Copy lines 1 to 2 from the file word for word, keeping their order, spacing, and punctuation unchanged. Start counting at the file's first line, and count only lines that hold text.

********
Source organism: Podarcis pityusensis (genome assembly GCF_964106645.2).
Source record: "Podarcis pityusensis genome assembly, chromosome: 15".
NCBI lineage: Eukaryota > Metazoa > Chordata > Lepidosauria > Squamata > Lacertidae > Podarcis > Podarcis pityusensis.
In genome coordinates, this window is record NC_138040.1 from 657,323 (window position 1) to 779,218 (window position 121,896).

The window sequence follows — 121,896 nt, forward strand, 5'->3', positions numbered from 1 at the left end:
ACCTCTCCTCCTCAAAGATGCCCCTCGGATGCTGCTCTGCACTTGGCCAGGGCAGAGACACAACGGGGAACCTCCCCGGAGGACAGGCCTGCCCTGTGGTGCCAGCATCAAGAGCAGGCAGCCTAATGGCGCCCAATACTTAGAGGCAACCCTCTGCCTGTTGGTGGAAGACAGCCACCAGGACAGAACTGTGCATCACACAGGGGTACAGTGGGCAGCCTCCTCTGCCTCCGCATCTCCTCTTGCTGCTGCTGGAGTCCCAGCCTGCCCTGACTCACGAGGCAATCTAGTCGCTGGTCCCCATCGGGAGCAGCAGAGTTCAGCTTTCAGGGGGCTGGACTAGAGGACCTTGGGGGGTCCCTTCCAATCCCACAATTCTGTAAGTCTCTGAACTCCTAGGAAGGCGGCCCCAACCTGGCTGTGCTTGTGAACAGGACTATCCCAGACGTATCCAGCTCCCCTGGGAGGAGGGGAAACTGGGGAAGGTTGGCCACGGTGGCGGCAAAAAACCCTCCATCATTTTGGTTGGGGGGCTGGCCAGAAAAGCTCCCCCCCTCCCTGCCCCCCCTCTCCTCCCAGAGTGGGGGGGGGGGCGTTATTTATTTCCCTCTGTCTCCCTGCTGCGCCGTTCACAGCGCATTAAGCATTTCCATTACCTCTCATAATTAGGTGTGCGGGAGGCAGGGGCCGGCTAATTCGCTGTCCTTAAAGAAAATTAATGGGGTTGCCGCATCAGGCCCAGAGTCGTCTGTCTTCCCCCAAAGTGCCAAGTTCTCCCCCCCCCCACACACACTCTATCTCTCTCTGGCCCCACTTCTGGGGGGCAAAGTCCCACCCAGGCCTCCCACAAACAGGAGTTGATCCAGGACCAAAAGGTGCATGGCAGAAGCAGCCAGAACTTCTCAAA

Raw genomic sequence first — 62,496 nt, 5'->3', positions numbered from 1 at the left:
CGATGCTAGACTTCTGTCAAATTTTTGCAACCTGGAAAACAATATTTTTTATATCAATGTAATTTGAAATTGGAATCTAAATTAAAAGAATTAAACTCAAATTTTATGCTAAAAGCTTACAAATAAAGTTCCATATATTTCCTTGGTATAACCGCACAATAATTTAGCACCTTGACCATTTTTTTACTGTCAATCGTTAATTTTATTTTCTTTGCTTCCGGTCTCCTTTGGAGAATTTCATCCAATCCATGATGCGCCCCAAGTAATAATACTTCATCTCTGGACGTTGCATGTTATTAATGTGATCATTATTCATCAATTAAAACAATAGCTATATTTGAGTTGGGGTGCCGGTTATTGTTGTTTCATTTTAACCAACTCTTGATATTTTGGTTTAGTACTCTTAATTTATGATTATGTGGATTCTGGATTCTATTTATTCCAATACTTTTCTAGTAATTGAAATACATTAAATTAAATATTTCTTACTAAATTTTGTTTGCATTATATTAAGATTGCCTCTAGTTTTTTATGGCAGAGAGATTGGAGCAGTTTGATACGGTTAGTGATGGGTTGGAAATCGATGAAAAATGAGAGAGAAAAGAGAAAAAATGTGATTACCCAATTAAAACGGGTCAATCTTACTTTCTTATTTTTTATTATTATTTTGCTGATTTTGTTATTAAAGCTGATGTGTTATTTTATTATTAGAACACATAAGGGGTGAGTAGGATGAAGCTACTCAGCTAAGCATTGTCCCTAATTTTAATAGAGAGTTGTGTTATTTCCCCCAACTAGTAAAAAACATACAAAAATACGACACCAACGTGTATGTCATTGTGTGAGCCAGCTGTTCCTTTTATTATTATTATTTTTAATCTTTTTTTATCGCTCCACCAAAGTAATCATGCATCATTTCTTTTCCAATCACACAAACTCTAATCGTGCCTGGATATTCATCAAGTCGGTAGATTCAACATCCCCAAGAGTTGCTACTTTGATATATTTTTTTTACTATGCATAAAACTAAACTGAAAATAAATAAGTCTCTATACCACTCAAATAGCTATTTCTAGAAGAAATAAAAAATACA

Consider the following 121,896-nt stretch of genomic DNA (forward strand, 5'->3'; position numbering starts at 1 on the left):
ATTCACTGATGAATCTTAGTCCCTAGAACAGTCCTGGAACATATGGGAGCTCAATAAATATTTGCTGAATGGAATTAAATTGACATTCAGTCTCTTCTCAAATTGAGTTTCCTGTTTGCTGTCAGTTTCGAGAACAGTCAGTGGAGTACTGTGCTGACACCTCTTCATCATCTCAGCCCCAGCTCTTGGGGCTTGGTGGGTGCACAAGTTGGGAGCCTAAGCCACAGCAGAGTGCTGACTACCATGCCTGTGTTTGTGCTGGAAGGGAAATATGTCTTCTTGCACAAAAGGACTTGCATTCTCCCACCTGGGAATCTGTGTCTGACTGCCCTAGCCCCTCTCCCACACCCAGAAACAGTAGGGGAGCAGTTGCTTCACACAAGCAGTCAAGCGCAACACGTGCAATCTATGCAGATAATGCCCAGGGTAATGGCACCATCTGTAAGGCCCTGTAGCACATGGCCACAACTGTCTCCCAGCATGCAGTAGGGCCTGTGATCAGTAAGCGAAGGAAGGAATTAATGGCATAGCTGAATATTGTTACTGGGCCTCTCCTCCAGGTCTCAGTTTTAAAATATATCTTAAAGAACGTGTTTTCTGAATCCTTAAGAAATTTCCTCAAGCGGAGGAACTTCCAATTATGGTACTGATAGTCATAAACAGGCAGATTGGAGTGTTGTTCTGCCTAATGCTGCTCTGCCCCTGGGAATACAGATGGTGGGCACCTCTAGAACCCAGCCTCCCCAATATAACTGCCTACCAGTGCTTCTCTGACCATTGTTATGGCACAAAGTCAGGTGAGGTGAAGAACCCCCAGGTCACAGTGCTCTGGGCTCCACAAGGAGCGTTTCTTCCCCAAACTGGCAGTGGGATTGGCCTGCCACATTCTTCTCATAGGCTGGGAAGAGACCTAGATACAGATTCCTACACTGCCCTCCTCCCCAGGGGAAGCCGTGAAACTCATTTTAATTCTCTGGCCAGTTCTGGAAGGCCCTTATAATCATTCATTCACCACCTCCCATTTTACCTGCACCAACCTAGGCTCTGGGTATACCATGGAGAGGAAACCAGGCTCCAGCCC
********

Source organism: Podarcis pityusensis (genome assembly GCF_964106645.2).
Source record: "Podarcis pityusensis genome assembly, chromosome: 15".